Being un-dependent gives you the opportunity to help those you love. Around the time I began to make some real money and had sorted out my finances, I went to visit my mother on her birthday. She’d been having a hard time and had fallen two months behind in her rent. She was in real danger of being evicted. I went to her landlord, got her caught up, and put the receipt in a birthday card.
My mother burst into tears when she opened it, and so did I. I had never felt as independent as I did in that moment, but also so grateful that I could give back for all the sacrifices I knew she’d made for me. I’d have felt terrible if, instead, all my spare cash was going to support a fancy car or a credit card bill for expensive toys and nights on the town.
A Real Confidence Killer
Being financially independent also protects you from having to borrow from friends and family to support yourself. It’s a confidence killer to have to admit to those who know you well that you messed up. And once you’ve borrowed the money, you will discover that Thanksgiving and Christmas just aren’t the same, especially if you haven’t been able to pay back the loans. You’ll find yourself avoiding those to whom you owe money, and when you can’t avoid them, you’ll feel you have to hide that new tablet computer and park that new car around the corner.
The reverse is also true. If a close friend or relative asks to borrow money from you, don’t ruin an important relationship by saddling them with an obligation they might not be able to handle. I’ve learned the hard way and you probably will also. Instead of lending money, I figure out how much I can afford to lose and I make it a gift instead. I feel better, the borrower has no obligation, and there’s no reason for anyone to feel slighted or disrespected.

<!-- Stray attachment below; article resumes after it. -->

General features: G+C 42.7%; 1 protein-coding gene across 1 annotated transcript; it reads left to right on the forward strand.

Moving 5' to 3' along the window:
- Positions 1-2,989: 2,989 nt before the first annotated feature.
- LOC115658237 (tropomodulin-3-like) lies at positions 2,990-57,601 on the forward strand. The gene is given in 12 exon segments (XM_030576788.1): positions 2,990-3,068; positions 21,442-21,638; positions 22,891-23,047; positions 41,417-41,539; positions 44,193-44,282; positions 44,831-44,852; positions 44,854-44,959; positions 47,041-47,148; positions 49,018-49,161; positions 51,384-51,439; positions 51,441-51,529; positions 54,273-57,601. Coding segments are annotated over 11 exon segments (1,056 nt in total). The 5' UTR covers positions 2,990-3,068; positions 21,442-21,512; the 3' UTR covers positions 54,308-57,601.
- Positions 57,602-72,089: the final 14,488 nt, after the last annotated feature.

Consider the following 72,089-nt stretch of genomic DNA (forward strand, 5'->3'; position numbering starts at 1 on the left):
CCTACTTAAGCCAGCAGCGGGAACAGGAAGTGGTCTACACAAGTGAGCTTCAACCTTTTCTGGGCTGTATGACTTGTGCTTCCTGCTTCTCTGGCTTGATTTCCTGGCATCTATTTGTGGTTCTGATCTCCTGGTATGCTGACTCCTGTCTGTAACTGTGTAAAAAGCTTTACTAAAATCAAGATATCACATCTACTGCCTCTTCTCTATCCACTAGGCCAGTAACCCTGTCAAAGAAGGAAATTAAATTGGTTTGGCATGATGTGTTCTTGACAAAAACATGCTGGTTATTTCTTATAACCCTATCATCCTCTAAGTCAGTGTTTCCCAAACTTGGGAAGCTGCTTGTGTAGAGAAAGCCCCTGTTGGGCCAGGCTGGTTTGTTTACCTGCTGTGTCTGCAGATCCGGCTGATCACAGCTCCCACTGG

Sleep Like a Baby
Being financially sound and independent helps you sleep at night, gives you the freedom to leave a bad job that pays well to take a great job doing something you love that might pay less. It also could affect your ability to get a great job in the first place. Many firms will order a credit check on you when they’re considering you as a job candidate. They want to avoid hiring people who are struggling to make ends meet. People under financial pressure tend to make poor choices, are distracted from their work responsibilities and, in some cases, take risks they wouldn’t otherwise consider.
At Vector, we consider knowing how to manage your finances so important that we’ve incorporated courses into our orientation program on how money works, how to manage yours, how to save, how to raise your credit score, and all the basics that go into living an un-dependent financial life. If you feel confused or overwhelmed by your financial circumstances and your company does not offer a course, find one you can take on your own, buy some books, and learn while you’re young what so many older people wish they had known when they were your age.
And, yes, there are more important things in life than money. The problem is they all cost money.
Find out more about gaining your un-dependence in John Wasserman's book, No Shorts, Flip Flops, or Sunglasses: How to Get and Make the Most of Your First Real Job.
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by John Wasserman
About the Author
Proceeds benefit Children's Dyslexia Centers